Take the example of originalism.  The lawyer or legal scholar interested in taking stock of originalism as a constitutional theory may do better to skip K&P’s theory altogether and ask such questions as, “how much guidance does the text actually provide? Is talk of the document’s ‘original meaning’ just rhetoric designed to mask the discretion that judges actually possess?  Should we then not at least be honest about what courts are doing?” (pp. 237-38).  True, these are questions are substantive in the sense that they go to the empirical plausibility and normative legitimacy of the theory’s essential claims, but they do not privilege an “internal point of view” that assumes theories endure because of their intrinsic virtues.  To the contrary they are precisely the kinds of questions long asked by legal realists, critical legal theorists, and others eager to expose what is really going behind law’s official story.  

My larger point – and the point of my earlier article, linked to above – is that such talk of internal and external “perspectives” or “points of view” tends to stifle, rather than to stimulate, scholarly debate and inquiry.  Of course, it makes good sense to describe a particular causal factor as being “internal” to a particular theory or practice or “external” to it.  One can then investigate the matter empirically to see which factors matter more.  The problem arises when those terms become modifiers of two “points of view,” thereby guaranteeing in advance what sorts of explanations will be on offer: those adopting the external point of view (e.g., sociologists or political scientists) offer “external” explanations, and those who adopt the “internal” point of view of (e.g., lawyers and judges) offer internal ones.  Thus, what is properly the conclusion of an empirical (in a broad sense) inquiry is transformed into a methodological premise of that inquiry.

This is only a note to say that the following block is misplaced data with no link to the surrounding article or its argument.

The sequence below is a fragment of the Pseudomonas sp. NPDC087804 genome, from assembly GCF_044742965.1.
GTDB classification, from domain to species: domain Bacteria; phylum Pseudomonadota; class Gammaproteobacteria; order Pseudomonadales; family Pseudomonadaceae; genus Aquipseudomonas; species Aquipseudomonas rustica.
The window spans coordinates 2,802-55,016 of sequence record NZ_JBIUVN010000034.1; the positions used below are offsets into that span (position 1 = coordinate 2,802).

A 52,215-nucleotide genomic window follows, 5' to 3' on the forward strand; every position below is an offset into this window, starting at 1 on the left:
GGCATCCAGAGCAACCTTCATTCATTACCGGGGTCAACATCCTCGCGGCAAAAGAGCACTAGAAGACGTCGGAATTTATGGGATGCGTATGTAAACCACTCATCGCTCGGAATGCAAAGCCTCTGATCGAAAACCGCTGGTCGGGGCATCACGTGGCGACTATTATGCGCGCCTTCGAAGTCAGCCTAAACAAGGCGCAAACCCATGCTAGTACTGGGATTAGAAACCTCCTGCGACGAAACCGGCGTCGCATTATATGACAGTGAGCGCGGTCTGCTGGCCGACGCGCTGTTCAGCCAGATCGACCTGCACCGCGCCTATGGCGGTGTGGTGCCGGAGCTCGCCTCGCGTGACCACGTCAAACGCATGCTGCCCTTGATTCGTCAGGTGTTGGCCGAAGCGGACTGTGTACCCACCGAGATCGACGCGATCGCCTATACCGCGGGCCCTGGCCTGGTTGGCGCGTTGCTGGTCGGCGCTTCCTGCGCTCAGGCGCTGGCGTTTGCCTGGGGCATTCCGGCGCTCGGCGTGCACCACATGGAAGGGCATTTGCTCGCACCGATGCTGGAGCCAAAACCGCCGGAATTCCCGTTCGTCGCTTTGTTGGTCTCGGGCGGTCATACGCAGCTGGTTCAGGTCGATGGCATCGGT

Once the intellectual terrain is thus divided, certain lines of defense emerge that short circuit genuine debate.  “That has no effect on my view—it’s a purely external critique.” Or: “You can’t see what I’m saying because you’re locked in an internal point of view.”  My exchange with K&P is just another example of exactly this kind of response.  And one can see its appeal.  It is typically harder to defend one’s position on the merits than it is to dismiss one’s critics as playing a different game.

Charles Barzun is the Armistead M. Dobie Professor of Law at the University of Virginia School of Law. You can reach him by e-mail at cbarzun at